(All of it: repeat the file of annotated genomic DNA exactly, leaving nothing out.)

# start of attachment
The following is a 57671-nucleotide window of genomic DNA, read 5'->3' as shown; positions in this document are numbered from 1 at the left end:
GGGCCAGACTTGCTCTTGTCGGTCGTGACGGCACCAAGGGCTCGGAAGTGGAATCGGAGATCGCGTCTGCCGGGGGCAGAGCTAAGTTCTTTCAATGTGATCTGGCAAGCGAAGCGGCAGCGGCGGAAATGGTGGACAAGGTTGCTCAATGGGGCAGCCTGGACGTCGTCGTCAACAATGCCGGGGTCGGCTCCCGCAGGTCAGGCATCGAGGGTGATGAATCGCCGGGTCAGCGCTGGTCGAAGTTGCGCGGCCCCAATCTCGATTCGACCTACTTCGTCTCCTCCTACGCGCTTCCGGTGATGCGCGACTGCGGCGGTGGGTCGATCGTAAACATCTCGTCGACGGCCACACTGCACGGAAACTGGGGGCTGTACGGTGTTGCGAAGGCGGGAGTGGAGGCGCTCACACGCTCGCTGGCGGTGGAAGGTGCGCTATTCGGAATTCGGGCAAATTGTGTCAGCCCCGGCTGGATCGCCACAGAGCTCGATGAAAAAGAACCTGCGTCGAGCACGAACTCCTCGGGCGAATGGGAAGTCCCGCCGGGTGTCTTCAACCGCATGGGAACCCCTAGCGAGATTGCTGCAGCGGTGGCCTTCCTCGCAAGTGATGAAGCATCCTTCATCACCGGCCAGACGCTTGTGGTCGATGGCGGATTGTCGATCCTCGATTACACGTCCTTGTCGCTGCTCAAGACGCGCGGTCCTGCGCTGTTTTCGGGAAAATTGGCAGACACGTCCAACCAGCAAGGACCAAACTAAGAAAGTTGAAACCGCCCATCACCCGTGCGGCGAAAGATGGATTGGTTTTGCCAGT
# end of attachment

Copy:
The following is a 57671-nucleotide window of genomic DNA, read 5'->3' as shown; positions in this document are numbered from 1 at the left end:
GGGCCAGACTTGCTCTTGTCGGTCGTGACGGCACCAAGGGCTCGGAAGTGGAATCGGAGATCGCGTCTGCCGGGGGCAGAGCTAAGTTCTTTCAATGTGATCTGGCAAGCGAAGCGGCAGCGGCGGAAATGGTGGACAAGGTTGCTCAATGGGGCAGCCTGGACGTCGTCGTCAACAATGCCGGGGTCGGCTCCCGCAGGTCAGGCATCGAGGGTGATGAATCGCCGGGTCAGCGCTGGTCGAAGTTGCGCGGCCCCAATCTCGATTCGACCTACTTCGTCTCCTCCTACGCGCTTCCGGTGATGCGCGACTGCGGCGGTGGGTCGATCGTAAACATCTCGTCGACGGCCACACTGCACGGAAACTGGGGGCTGTACGGTGTTGCGAAGGCGGGAGTGGAGGCGCTCACACGCTCGCTGGCGGTGGAAGGTGCGCTATTCGGAATTCGGGCAAATTGTGTCAGCCCCGGCTGGATCGCCACAGAGCTCGATGAAAAAGAACCTGCGTCGAGCACGAACTCCTCGGGCGAATGGGAAGTCCCGCCGGGTGTCTTCAACCGCATGGGAACCCCTAGCGAGATTGCTGCAGCGGTGGCCTTCCTCGCAAGTGATGAAGCATCCTTCATCACCGGCCAGACGCTTGTGGTCGATGGCGGATTGTCGATCCTCGATTACACGTCCTTGTCGCTGCTCAAGACGCGCGGTCCTGCGCTGTTTTCGGGAAAATTGGCAGACACGTCCAACCAGCAAGGACCAAACTAAGAAAGTTGAAACCGCCCATCACCCGTGCGGCGAAAGATGGATTGGTTTTGCCAGT